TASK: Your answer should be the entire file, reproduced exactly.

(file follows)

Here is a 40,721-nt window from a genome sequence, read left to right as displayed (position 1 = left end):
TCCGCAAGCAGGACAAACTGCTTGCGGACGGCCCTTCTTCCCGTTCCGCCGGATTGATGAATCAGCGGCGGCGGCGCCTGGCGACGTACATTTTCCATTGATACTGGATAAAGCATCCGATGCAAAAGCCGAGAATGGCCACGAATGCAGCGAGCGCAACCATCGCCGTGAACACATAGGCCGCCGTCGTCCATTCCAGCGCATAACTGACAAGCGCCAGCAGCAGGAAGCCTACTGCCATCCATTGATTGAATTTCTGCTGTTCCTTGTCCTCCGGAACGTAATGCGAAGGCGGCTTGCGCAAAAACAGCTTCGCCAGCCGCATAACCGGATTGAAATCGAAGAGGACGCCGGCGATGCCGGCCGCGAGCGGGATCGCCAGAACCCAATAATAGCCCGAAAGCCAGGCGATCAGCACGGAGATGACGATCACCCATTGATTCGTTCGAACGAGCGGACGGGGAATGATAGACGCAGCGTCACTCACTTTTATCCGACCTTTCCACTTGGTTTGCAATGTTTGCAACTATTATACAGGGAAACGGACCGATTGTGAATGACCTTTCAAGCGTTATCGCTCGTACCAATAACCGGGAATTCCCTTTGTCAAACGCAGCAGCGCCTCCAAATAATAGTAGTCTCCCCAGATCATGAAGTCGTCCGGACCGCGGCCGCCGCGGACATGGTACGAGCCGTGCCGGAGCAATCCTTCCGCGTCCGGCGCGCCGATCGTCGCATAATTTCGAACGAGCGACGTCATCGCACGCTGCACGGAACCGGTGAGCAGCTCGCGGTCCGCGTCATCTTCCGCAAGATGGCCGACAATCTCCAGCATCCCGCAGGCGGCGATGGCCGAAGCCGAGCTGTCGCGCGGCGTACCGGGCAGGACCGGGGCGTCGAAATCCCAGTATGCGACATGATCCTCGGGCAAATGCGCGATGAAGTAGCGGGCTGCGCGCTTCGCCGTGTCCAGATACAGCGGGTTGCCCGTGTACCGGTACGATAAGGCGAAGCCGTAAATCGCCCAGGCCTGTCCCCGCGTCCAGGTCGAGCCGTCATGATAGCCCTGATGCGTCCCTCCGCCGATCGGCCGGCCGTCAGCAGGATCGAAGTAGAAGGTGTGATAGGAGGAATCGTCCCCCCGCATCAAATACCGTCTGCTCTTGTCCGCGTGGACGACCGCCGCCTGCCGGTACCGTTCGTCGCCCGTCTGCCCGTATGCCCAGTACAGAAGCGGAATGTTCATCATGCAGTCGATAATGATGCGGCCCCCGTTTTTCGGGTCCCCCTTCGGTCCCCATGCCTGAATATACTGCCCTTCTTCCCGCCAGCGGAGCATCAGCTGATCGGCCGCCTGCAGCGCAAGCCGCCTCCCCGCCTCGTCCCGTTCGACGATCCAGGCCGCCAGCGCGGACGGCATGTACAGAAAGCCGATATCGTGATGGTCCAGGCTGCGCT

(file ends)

Here is a 40,721-nt window from a genome sequence, read left to right as displayed (position 1 = left end):
TCCGCAAGCAGGACAAACTGCTTGCGGACGGCCCTTCTTCCCGTTCCGCCGGATTGATGAATCAGCGGCGGCGGCGCCTGGCGACGTACATTTTCCATTGATACTGGATAAAGCATCCGATGCAAAAGCCGAGAATGGCCACGAATGCAGCGAGCGCAACCATCGCCGTGAACACATAGGCCGCCGTCGTCCATTCCAGCGCATAACTGACAAGCGCCAGCAGCAGGAAGCCTACTGCCATCCATTGATTGAATTTCTGCTGTTCCTTGTCCTCCGGAACGTAATGCGAAGGCGGCTTGCGCAAAAACAGCTTCGCCAGCCGCATAACCGGATTGAAATCGAAGAGGACGCCGGCGATGCCGGCCGCGAGCGGGATCGCCAGAACCCAATAATAGCCCGAAAGCCAGGCGATCAGCACGGAGATGACGATCACCCATTGATTCGTTCGAACGAGCGGACGGGGAATGATAGACGCAGCGTCACTCACTTTTATCCGACCTTTCCACTTGGTTTGCAATGTTTGCAACTATTATACAGGGAAACGGACCGATTGTGAATGACCTTTCAAGCGTTATCGCTCGTACCAATAACCGGGAATTCCCTTTGTCAAACGCAGCAGCGCCTCCAAATAATAGTAGTCTCCCCAGATCATGAAGTCGTCCGGACCGCGGCCGCCGCGGACATGGTACGAGCCGTGCCGGAGCAATCCTTCCGCGTCCGGCGCGCCGATCGTCGCATAATTTCGAACGAGCGACGTCATCGCACGCTGCACGGAACCGGTGAGCAGCTCGCGGTCCGCGTCATCTTCCGCAAGATGGCCGACAATCTCCAGCATCCCGCAGGCGGCGATGGCCGAAGCCGAGCTGTCGCGCGGCGTACCGGGCAGGACCGGGGCGTCGAAATCCCAGTATGCGACATGATCCTCGGGCAAATGCGCGATGAAGTAGCGGGCTGCGCGCTTCGCCGTGTCCAGATACAGCGGGTTGCCCGTGTACCGGTACGATAAGGCGAAGCCGTAAATCGCCCAGGCCTGTCCCCGCGTCCAGGTCGAGCCGTCATGATAGCCCTGATGCGTCCCTCCGCCGATCGGCCGGCCGTCAGCAGGATCGAAGTAGAAGGTGTGATAGGAGGAATCGTCCCCCCGCATCAAATACCGTCTGCTCTTGTCCGCGTGGACGACCGCCGCCTGCCGGTACCGTTCGTCGCCCGTCTGCCCGTATGCCCAGTACAGAAGCGGAATGTTCATCATGCAGTCGATAATGATGCGGCCCCCGTTTTTCGGGTCCCCCTTCGGTCCCCATGCCTGAATATACTGCCCTTCTTCCCGCCAGCGGAGCATCAGCTGATCGGCCGCCTGCAGCGCAAGCCGCCTCCCCGCCTCGTCCCGTTCGACGATCCAGGCCGCCAGCGCGGACGGCATGTACAGAAAGCCGATATCGTGATGGTCCAGGCTGCGCT